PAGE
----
A Sandford Torus is often considered more of an "ideal" space colony radius, designed to balance comfort and small size. They are about 800 times less massive than O’Neill Cylinder but still have large enough of a radius that its citizens could go about most of thier daily activities without noticeable gravitational perturbances... but honestly anything bigger than about 50m will probably be good enough, and be made small enough to be suitable for even a small crew


Frame Challenge

However, very few bases in the vacuum of space can use artificial gravity, since it takes so many materials to create an O’Neill Cylinder.

You do not need an O'Neill cylinder to have artificial gravity. You can make a smaller sealed environment like the one from A Space Odyssey:

enter image description here

Being small means it needs to spin faster to generate the same amount of gravity. (Edit: But good for you the smaller habitat needs the slower speed at the rim) I would have thought it was the other way around!

In any case a 100m radius donut habitat need to to rotate about 4 times per minute. Or once every 15 seconds.

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    $\begingroup$ I built this calculator jsfiddle.net/nosajimiki/k98z2h1a/240 a while back for this question worldbuilding.stackexchange.com/questions/150259/… Using it you can see that a 100m ring spins at ~31m/s to get 1G whereas a an O'Neil cylendar needs to spin at ~198m/s $\endgroup$
    – Nosajimiki
    Commented Oct 28, 2022 at 20:31
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    $\begingroup$ There's no rule that says 'all space stations must have exactly 1 g of artificial gravity'. It would be perfectly feasible to reduce the spin rate & hence the 'G force' of a space station down to say .7 of a G without producing any adverse long term physical effects for humans. You might want to give birth in a standard g environment but someone could for instance spend a couple of years on secondment to a low G station and be perfectly fine when they returned to Earth. They may want exercise in preparation for returning and may have sore feet for a while but their bodies would soon adapt. $\endgroup$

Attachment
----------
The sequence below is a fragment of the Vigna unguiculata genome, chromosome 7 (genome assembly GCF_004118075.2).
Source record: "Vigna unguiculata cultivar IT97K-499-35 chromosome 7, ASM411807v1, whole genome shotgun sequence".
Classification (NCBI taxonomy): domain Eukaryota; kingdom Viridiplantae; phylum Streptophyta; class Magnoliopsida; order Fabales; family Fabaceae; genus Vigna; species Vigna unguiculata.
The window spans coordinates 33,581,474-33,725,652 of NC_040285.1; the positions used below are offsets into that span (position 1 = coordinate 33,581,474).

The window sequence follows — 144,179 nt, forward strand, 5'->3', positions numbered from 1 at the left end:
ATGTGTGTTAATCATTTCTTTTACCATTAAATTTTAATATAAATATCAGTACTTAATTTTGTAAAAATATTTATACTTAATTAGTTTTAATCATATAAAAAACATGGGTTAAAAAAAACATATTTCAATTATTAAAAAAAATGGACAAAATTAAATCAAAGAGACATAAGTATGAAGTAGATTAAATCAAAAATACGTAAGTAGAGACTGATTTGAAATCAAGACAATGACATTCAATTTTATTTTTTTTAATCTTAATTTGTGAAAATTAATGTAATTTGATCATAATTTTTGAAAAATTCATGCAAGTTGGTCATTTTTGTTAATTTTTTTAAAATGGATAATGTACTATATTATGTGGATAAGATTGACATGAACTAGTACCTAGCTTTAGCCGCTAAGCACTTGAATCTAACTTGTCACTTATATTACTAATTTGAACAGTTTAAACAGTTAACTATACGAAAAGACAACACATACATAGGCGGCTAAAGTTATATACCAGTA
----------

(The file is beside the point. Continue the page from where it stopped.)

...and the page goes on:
– Mon
    Commented Oct 29, 2022 at 1:31
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    $\begingroup$ @Mon also, magnets in clothing are completely unworkable, but weighted clothing to compensate for partial rotational gravity might be quite helpful. The minimum amount of gravity required to settle fluids acceptably might be lower than the minimum required to prevent weakening of the long bones. And things like holding food and drink in place don't need anything like full gravity. $\endgroup$ Commented Oct 30, 2022 at 0:42
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    $\begingroup$ @Mon I think you meant to write "@Daron" to hail him... that said... I'm now very curious about what inspired Daron's user profile, lol. $\endgroup$
    – Nosajimiki
    Commented Oct 31, 2022 at 19:11
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    $\begingroup$ @Brendan Currently astronauts survive extended periods of zero G for months at a time. The longest period on record is 438 days! Anyone spending more than say 6 months or in space so suffers a significant loss of bone density amongst other significant health impacts but for shorter periods of time? The astronauts recover easily and are walking around a few days later. So something like a three year assignment on a .7 G station is not going to be a problem at all. No need to breed special races of humans, rotate your staff (pun intended). $\endgroup$
    – Mon
    Commented Nov 7, 2022 at 22:36

Actually a space station doesn't need to have a torus shaped habitation ring likethe classic space wheel..

YOu can have habitable sections of any size. Connected by cables. The two habitable sections spin around the center point of the cable between them. There can be a zero gravity section at the center of the cable for spaceships to dock, zero gravity work, etc.

Pressurized cable cars can run up and down the cables between sections like an elevator.

Thus a space station can be built much smaller than a classical wheel shaped space stations, let alone an O'Neil cylinder.